Be the generation of change in 2015
I’ve always been passionate about change, but it’s been slightly difficult to know how to go about doing that, until I was given an opportunity that you could say changed my life. It’s not everyday you get asked if you’d like to be part of a campaign that represents pretty much all the youth in the country.
Action 2015 is a global campaign that is supported by thousands of charities, urging world leaders to do their part and fulfil goals they vowed to achieve as a collective. It is a campaign that includes everyone and represents even minorities, ensuring basic rights for all – and that’s the beauty of it.
Travelling alone to Central London with a full rucksack and no idea of what to expect was nerve-racking, but once I met Lotifa and made our way to the Cabinet Room everything started to become reality. We were given T-Shirts and badges to start campaigning straight away, and time to get to know the rest of our “Action 2015” team. It was crazy – we were all so different but the same purpose brought us together.
When meeting politicians, we had the chance to ask questions in private meetings between the young people and the politicians. We asked questions about how they would reduce poverty, inequality, education and climate change significantly if they were to get into power. Ed Miliband, Nick Clegg and David Cameron promised to make all the change they possibly could in the next 15 years to make the world a better place.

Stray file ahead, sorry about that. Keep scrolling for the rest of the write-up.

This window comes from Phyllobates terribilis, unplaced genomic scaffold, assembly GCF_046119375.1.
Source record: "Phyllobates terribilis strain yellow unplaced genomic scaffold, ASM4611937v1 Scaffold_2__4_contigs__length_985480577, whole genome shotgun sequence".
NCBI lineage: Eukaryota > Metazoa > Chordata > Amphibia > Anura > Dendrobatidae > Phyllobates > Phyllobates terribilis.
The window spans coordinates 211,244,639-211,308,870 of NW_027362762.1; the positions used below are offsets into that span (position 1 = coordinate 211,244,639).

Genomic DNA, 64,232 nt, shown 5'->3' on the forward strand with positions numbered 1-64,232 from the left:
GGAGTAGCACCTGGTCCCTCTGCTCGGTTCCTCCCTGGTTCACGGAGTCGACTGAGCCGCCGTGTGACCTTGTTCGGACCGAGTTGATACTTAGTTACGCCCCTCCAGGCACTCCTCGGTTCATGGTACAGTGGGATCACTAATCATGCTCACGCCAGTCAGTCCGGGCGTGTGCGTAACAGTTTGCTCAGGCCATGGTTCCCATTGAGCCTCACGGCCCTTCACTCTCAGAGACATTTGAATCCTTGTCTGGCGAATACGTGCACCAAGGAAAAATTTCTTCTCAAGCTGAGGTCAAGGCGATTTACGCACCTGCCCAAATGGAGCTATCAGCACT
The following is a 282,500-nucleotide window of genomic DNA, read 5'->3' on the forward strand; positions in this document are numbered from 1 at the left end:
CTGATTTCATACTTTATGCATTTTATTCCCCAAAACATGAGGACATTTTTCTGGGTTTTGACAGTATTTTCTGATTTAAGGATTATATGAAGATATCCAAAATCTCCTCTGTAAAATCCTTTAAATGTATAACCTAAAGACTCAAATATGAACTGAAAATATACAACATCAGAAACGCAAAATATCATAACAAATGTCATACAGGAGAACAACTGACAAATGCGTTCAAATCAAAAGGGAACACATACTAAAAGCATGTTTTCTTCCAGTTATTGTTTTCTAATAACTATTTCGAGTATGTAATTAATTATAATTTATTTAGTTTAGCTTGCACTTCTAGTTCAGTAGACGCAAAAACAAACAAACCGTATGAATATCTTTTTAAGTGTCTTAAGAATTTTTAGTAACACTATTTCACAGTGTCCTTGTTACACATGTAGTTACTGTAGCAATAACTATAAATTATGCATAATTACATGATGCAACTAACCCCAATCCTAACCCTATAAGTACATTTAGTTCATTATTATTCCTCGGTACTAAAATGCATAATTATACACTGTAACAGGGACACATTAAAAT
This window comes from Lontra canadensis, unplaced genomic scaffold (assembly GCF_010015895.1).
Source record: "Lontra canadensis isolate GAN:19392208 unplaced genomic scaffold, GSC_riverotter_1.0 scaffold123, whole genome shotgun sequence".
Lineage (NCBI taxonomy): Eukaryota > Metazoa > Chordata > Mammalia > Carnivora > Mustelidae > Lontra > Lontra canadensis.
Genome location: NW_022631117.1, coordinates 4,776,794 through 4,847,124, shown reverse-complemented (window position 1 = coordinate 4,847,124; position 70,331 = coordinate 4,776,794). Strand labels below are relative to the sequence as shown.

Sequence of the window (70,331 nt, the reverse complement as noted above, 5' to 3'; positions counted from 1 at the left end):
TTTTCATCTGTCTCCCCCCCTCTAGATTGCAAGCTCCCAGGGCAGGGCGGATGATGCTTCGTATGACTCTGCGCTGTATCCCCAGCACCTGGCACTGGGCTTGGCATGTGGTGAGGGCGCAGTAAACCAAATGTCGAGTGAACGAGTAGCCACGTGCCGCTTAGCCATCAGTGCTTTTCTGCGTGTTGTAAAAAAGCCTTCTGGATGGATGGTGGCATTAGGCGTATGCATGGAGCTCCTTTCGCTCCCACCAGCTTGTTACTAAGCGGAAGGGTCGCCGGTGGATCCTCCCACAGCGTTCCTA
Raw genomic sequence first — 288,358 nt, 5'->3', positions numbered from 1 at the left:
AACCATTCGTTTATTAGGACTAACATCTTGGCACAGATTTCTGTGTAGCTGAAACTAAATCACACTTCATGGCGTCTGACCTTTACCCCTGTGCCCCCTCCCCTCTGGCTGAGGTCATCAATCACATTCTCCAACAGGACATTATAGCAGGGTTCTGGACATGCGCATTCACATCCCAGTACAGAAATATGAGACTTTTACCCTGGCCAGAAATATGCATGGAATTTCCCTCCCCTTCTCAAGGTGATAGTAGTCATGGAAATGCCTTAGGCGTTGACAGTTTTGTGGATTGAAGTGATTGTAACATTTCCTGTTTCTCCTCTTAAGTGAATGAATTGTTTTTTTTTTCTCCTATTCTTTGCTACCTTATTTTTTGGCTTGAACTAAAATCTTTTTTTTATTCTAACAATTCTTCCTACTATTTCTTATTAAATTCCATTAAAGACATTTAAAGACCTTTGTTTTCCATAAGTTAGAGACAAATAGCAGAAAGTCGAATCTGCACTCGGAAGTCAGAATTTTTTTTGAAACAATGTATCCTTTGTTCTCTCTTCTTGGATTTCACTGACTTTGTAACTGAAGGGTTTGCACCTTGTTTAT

The time flew past; it was so action-packed and we managed to achieve so much in so little time (Including several politicians promise to do what we demanded!) I enjoyed every bit of the experience, but I’ve also learnt so much about the world and how we are responsible for change:
The world is literally your oyster. Only after taking every opportunity that comes your way can you really say you have done your bit in society.
Talking to people creates understanding. Interacting and socialising with different faiths and backgrounds is your opportunity to co-operate with each other and clear any misconceptions the media may have spread about you.
We’re all actually the same. Despite the fact that we have differences in culture and religion, most humans generally have the same ethics – both environmental and social.
I feel like enough of us are not going forward to represent our communities in world-changing decisions. After explaining to others why we do certain things, you’d be surprised by the support and respect people immediately give you.
When leaving 10 Downing Street and bidding goodbye to all the different people I had created amazing friendships with, Lotifa had informed me she was able to secure an interview for me at Islam Channel. I was nervous at first but I’ve got to say, it was one of the most enjoyable experiences of my life. The presenters were so informal and welcoming and the whole atmosphere was so much fun! I could not have done any of it without Lotifa who literally got me into Action 2015 in the first place, filled out most of the paperwork and was guiding me all the way. I am truly grateful to know someone so genuine and cool.
Overall, it’s been a phenomenal experience! I savoured every moment of endless opportunities (including first class treatment throughout) of meeting new people and of understanding and achieving world change.
After all, we are the next generation, the next world leaders and the heroes of tomorrow.